- Enter short when the pullback is potentially ending, signaled by the price dropping back below the low of a green bar or cluster of bars near the trendline (doesn’t need to be exactly at trendline).
- Place a stop loss just above recent swing high (in a downtrend. In the first trade (first red arrow), the high is 117.05. I would exit if the prices gets back there (stop loss).
Entry is 116.90 as we move below the low of the latest up/green bar near the trendline. I do not wait for bars to complete (but you can if you wish), bars are arbitrary. I only care what is happening in real-time. In this case, the risk on the trade ended up being $0.15.
- The target is the recent low minus the stop loss (for a downtrend). In this case, the former low was 116.66. Since we are in a downtrend I assume that low will be broken by some amount. The amount I assume it will be broken by (at least) is my stop loss amount. [Please note that this applies to how I enter the market and has been tuned to my methods. If someone uses a slightly a different entry method, then this method may not work for them.] Therefore, my target is 116.66 – 0.15 = 116.51. I place my profit target order and it is hit. Profit is about 2.5 times the risk.
- A simpler target method is to simply use a fixed reward:risk ratio of 1.6:1 or 2:1. For example, if risking $0.15 on trade (per share), then set a target at $0.24 profit (1.6x risk) or $0.30 profit (2x risk).
Another swing low occurs and then the market pulls up again toward the trendline. I do the same thing again for the second trade. High is 116.42, my stop loss is just above this. Entry is 116.27, which means the stop loss is again $0.15 (this is just coincidence, the stop loss amount is often different for each trade) The swing low prior to entry was 116.11. Minus the stop loss of 0.15 and the target is 115.96. This time the reward is about 2:1, relative to risk.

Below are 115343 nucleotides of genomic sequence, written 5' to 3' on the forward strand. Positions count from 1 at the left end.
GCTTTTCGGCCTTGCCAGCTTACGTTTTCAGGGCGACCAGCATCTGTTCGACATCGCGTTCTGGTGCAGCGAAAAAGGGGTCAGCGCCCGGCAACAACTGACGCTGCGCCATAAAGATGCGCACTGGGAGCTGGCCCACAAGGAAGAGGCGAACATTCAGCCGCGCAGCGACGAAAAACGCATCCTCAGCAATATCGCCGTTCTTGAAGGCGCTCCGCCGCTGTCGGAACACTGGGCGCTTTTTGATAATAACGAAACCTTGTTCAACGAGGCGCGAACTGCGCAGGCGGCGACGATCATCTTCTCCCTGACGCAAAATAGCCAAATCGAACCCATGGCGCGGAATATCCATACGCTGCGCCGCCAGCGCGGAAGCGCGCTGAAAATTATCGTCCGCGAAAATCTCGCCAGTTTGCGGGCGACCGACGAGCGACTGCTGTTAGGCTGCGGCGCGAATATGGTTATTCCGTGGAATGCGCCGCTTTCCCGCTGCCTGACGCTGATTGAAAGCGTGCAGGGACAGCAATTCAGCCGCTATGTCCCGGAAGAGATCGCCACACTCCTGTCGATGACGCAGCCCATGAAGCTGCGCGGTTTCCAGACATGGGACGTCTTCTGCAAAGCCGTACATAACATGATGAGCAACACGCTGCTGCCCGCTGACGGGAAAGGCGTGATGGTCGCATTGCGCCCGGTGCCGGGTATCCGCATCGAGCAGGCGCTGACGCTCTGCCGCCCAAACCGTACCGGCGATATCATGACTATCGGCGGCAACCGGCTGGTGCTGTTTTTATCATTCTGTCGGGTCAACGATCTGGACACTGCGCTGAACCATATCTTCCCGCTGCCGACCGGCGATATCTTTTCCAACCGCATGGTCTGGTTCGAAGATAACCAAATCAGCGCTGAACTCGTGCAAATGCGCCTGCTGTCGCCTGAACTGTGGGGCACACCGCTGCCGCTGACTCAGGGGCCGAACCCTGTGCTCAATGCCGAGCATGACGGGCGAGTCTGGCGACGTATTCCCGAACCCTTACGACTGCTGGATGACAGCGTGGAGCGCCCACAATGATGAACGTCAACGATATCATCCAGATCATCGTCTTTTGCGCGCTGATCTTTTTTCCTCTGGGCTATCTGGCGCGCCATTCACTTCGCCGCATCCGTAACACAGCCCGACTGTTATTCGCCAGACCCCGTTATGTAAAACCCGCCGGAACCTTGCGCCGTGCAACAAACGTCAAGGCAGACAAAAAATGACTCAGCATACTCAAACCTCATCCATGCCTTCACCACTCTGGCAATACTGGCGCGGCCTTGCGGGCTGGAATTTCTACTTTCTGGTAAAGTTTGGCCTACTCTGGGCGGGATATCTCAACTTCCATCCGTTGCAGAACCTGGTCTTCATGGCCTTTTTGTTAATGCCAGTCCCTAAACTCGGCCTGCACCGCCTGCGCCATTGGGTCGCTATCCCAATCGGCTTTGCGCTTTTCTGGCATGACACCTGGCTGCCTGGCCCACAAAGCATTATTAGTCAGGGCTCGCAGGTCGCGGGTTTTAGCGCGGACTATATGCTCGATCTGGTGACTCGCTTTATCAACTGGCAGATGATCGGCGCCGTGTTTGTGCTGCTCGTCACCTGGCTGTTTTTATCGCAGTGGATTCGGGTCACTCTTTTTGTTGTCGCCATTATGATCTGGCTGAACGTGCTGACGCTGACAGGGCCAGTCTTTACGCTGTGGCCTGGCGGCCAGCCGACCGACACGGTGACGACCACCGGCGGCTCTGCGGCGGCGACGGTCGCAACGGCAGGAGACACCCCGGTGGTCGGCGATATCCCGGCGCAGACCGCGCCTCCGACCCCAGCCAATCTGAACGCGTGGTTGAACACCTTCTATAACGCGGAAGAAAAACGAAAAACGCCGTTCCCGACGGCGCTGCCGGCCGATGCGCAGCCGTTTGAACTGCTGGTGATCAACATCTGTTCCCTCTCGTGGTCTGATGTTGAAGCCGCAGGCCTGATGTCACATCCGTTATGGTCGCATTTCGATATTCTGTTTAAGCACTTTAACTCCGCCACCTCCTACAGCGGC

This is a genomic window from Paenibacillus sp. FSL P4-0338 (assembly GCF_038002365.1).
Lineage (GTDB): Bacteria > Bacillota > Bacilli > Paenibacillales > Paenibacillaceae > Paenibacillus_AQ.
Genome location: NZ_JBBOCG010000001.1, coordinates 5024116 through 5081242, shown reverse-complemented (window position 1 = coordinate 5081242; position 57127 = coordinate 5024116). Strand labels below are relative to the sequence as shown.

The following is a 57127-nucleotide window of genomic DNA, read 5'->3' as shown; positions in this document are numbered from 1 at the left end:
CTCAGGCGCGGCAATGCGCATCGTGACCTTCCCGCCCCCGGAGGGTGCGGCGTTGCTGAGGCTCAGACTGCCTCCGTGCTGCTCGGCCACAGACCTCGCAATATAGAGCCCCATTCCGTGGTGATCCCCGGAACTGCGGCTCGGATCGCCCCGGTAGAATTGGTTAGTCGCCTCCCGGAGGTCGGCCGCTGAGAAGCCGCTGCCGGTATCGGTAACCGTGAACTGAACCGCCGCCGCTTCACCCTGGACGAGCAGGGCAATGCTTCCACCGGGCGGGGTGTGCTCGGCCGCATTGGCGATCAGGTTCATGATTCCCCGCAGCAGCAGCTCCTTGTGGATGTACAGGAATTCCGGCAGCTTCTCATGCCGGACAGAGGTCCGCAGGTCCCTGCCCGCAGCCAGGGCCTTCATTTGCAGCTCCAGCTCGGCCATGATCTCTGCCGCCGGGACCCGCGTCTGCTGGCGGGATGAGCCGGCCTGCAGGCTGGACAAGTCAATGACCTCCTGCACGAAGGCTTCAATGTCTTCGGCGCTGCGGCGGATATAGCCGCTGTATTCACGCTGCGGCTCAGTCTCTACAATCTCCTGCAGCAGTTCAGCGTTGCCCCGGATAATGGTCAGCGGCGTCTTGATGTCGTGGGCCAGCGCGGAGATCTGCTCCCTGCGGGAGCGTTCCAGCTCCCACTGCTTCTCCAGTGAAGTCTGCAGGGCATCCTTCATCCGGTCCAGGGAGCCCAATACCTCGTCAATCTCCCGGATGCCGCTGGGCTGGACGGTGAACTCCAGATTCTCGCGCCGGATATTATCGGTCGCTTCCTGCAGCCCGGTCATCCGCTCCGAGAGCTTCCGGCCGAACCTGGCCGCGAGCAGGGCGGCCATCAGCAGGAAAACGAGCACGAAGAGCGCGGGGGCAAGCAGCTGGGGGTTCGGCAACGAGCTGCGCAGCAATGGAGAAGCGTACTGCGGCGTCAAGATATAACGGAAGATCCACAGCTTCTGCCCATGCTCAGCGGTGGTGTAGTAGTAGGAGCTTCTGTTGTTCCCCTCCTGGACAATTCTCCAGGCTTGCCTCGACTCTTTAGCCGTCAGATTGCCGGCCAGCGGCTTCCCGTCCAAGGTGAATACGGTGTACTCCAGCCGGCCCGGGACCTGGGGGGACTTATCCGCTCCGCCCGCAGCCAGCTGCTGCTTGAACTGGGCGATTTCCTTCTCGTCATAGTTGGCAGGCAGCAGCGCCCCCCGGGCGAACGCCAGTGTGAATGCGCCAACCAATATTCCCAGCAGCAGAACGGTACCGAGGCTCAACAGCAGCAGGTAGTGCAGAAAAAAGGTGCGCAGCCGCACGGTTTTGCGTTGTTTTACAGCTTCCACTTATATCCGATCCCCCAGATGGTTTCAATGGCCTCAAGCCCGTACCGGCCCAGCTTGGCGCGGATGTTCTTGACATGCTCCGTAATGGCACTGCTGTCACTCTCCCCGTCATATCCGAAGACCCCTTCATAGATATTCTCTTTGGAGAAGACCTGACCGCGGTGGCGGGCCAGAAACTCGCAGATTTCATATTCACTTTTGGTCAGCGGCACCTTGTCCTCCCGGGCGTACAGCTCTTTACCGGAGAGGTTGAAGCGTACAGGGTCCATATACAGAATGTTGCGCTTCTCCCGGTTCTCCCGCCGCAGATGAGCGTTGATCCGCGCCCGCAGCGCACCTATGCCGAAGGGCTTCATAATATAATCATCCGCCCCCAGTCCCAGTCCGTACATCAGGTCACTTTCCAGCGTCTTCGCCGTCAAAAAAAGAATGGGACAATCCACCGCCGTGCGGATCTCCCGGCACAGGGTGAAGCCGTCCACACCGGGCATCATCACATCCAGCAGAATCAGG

Two to four trades is usually all we get during a single intraday trend. After two to four trades the price often reverses. We don’t assume it will reverse, I am just noting an observation. If the market continues to make lower lows and lower highs, great, we may get a couple more trades in. For spotting reversals and trading those, see Strong Trend Reversal Trading Strategy.
If it looks choppy I stay out. Choppy trading often occurs between 11 and 1 ET. The price will still move during this time, but I don’t typically see high probability moves like mentioned above. Best to stay away during this time.
Let’s skip to after lunch. The horizontal line marks the low of the day so far. After lunch, the price keeps dropping so the downtrend is intact and I can continue to look for short trades.
- I wait for a pullback near the trendline which has already been drawn (patience: better to miss than get in too early and have too big a stop loss).
- Enter short using same criteria as before.
You will notice an “optional” long trade. The market recently had made a higher low and then a higher high (an upward trendline could have been drawn here). On the following correction, it makes a higher low, thus giving us a potential entry, but the bars are big at the turning point (this may be hard to see on the chart, but the stop is about 20-35 cents). This made the stop too big. And while the price has started a small upward trend, the overall sentiment of the day is still down. I avoid taking this trade for both these reasons. If an uptrend is going to develop, there will be more opportunities to get in, so there is no reason to jump the gun and assume one is occurring simply because we have had some very small higher swings and higher lows (magnitude of price waves matters!). If the risk is too big based on the projected target, or trade is going against the dominant trend direction, don’t take the trade.